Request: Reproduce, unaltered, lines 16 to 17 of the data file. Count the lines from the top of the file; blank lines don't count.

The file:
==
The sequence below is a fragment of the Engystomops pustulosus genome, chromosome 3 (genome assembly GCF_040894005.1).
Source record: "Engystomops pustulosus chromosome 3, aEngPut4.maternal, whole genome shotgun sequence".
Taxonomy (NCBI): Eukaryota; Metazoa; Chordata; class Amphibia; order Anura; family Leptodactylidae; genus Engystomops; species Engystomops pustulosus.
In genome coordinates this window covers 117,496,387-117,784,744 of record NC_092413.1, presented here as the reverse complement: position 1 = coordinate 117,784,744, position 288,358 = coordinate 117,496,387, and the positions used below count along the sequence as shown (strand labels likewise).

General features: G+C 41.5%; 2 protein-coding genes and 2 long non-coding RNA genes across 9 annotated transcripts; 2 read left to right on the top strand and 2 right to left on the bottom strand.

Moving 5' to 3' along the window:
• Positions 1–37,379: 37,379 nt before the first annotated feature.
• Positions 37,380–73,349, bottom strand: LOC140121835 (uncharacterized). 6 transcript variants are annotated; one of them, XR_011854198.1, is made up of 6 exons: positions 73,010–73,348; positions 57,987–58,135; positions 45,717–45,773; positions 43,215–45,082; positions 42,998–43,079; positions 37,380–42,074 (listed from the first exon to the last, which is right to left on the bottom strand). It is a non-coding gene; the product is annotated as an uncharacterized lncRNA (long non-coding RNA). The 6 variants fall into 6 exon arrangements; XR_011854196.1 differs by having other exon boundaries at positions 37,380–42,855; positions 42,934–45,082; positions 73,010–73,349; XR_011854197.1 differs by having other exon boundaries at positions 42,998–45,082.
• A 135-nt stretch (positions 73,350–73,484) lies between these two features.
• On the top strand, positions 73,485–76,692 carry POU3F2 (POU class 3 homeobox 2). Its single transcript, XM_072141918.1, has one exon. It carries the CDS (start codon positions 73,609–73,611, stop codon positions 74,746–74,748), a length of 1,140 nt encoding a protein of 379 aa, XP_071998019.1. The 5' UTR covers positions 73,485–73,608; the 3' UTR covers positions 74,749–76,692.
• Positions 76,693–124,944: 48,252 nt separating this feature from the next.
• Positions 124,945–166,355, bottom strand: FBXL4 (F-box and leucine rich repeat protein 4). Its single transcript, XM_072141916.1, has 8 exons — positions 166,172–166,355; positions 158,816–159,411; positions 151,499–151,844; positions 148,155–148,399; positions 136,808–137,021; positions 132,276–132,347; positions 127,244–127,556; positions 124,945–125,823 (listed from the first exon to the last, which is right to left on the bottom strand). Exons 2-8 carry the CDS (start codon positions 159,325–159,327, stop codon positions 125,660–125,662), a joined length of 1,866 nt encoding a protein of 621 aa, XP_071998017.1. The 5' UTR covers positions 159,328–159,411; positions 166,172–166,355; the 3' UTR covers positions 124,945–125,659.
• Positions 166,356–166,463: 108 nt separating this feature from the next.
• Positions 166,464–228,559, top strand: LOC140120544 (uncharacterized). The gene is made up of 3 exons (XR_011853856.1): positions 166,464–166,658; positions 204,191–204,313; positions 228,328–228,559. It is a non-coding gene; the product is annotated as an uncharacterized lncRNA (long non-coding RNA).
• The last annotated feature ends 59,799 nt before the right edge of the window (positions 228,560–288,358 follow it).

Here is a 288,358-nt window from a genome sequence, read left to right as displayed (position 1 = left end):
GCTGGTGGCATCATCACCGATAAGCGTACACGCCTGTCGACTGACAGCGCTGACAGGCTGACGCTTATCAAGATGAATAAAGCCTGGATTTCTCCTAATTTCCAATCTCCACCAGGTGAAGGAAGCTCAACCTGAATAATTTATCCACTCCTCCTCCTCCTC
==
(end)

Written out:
Here is a 288,358-nt window from a genome sequence, read left to right as displayed (position 1 = left end):
GCTGGTGGCATCATCACCGATAAGCGTACACGCCTGTCGACTGACAGCGCTGACAGGCTGACGCTTATCAAGATGAATAAAGCCTGGATTTCTCCTAATTTCCAATCTCCACCAGGTGAAGGAAGCTCAACCTGAATAATTTATCCACTCCTCCTCCTCCTC